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A Chilling Effect on Music

yerricde (125198) writes | more than 11 years ago

Music 16

Here's what I know about music copyright and why I believe it is impossible to write songs without getting sued.

DISCLAIMER: This legal information is not legal advice. If you want legal advice, please contact an attorney who practices in your jurisdiction.

Given:

Here's what I know about music copyright and why I believe it is impossible to write songs without getting sued.

DISCLAIMER: This legal information is not legal advice. If you want legal advice, please contact an attorney who practices in your jurisdiction.

Given:

  • Title 17, United States Code, as of June 2003.
  • Interpretation of Title 17 in case law, including how case law defines originality.
  • The properties of Western music.

Prove: It is impossible for a person of modest means to write completely original music from Western principles.

1. Introduction to Copyright

1.1. Congress enacted the Copyright Act of 1976 "[t]o promote the [P]rogress of [S]cience and useful Arts" (U.S. Const., Art. I, sect. 8, cl. 8).

1.2. Copyright law grants specific powers of exclusion to the author of an original musical work, in a package called "copyright" (17 USC 102). A work in which copyright subsists is called a "copyrighted work". However, the author can assign a copyright to another person or may grant another person a "license" (guarantee that exclusion will not be asserted against an act, that is, permission to perform the act).

1.3. The creative expression in a musical work lies primarily in its melody, not in its arrangement for instruments (Jollie v. Jacques) nor in the lyrics (Blume v. Spear).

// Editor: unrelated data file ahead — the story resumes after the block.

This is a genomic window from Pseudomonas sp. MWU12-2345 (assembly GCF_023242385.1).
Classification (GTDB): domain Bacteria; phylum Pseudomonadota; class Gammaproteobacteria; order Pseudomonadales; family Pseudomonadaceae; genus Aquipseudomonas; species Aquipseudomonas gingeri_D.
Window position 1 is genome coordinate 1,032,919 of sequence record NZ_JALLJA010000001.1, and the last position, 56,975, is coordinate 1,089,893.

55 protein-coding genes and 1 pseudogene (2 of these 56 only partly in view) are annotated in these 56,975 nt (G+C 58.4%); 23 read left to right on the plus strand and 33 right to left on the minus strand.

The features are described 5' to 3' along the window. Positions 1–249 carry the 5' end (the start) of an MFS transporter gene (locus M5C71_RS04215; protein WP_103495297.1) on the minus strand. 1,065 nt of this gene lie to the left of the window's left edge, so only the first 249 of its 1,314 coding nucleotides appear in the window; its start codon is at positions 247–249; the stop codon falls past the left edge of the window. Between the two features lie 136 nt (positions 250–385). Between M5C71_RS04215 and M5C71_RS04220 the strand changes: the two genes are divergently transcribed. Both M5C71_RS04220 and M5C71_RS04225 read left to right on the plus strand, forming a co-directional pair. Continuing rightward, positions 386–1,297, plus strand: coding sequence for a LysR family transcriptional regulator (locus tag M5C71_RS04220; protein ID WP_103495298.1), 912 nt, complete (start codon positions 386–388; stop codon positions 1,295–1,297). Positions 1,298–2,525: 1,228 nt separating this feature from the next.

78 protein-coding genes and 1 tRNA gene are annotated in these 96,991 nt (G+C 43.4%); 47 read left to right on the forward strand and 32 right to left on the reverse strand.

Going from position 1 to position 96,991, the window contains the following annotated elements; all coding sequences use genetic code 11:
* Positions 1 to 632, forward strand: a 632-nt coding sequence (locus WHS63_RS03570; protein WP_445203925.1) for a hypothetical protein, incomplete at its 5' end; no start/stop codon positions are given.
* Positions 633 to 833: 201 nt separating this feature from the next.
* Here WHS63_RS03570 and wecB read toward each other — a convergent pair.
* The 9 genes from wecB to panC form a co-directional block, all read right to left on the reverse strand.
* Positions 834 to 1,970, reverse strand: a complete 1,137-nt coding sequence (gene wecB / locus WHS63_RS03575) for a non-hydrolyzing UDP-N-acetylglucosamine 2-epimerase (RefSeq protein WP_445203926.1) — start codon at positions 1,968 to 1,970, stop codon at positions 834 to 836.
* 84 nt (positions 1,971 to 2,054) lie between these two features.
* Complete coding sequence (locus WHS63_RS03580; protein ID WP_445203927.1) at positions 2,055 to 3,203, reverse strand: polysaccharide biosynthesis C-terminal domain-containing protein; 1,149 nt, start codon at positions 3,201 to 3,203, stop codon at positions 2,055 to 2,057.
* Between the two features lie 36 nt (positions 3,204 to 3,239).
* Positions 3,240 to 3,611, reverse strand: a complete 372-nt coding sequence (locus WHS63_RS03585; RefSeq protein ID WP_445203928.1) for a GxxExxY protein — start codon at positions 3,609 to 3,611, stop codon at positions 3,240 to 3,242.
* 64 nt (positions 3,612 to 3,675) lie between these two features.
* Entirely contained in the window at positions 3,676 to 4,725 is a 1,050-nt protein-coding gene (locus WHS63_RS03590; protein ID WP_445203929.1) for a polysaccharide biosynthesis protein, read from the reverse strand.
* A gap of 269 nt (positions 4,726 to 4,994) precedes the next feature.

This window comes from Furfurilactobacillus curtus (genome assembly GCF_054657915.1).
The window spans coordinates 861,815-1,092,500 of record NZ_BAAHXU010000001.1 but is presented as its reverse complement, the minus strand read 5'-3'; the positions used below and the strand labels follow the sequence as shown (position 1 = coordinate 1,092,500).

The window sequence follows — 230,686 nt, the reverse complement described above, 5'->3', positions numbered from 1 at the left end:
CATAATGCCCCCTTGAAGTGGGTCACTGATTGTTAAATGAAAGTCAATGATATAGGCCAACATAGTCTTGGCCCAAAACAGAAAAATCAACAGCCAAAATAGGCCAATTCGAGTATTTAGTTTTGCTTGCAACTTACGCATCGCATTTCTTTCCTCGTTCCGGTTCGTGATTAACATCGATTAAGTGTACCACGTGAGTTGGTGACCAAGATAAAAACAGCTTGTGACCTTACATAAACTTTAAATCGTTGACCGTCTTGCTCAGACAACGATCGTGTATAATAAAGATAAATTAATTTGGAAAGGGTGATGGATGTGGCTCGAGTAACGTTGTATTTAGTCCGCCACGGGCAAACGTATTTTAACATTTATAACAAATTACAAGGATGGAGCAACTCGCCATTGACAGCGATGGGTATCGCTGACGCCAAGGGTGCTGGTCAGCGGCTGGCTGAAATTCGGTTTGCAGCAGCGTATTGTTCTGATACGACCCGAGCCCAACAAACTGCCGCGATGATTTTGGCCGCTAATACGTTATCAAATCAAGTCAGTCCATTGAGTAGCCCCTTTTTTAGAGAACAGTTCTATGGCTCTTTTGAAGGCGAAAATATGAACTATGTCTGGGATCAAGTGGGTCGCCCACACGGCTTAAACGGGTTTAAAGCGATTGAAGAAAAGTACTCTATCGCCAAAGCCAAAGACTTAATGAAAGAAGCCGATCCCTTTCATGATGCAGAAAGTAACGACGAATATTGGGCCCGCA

1.4. Ideas and facts embodied in a copyrighted work do not fall under the work's copyright (17 USC 102). However, a musical work's melody cannot convey facts and thus carries more pure expression than a literary work, which may convey facts (citation omitted).

1.5. In general, only the owner of copyright in a work may reproduce it, prepare derivative works from it, perform it publicly, or authorize others to do so (17 USC 106).

1.6. A fair use exception to copyright exists (17 USC 107), but it is quite narrow. Reproducing a musical work or preparing derivative works based on a musical work, and distributing the result commercially to the public, generally does not qualify (citation omitted).

1.7. Transformative use of a work tips the scales in favor of fair use. Direct parody may qualify as transformative (the "Oh, Pretty Woman" case, Acuff-Rose Music v. Luther Campbell et al.), but other humorous uses of a work generally do not (Walt Disney Productions v. Air Pirates).

1.8. In any case, whether or not a use is fair is decided case-by-case in a court of law (Harper & Row v. Nation). This means that the owner of copyright in a work can go lawsuit-happy, accusing anybody who even remotely copied his work of infringing. In addition, courts are likely to favor slightly the established author over the rookie author (Heim v. Universal Pictures; Allen v. Walt Disney).

1.9. Because a typical law firm charges over forty times minimum wage, Americans of modest means often cannot afford to defend a copyright infringement case. Therefore, Americans of modest means must steer clear of any action that might even remotely trigger the ire of a wealthy publisher that owns copyrights.

1.10. Courts have defined that D's work is a "copy" of P's work if D has had access to P's work and D's work is similar enough to P's work (Laureyssens v. Idea Group). Here, "D's work" refers to a work whose author is D.

1.11. Having heard a musical work publicly performed on is sufficient to establish access to the work (Bright Tunes Music v. Harrisongs Music). In practice, given the ubiquity and heavy rotation of commercial radio, it is nearly impossible to avoid hearing a given popular musical work on the radio. This may effectively give the plaintiff a presumption of access in a suit alleging infringement of the copyright in a popular song.

1.12. A striking similarity between two songs lends evidence that the author of one had access to the other (Wilkie v. Santly Bros.), especially when there is no reasonable way (in the judge's opinion) that chance or independent creation could have produced such a similarity.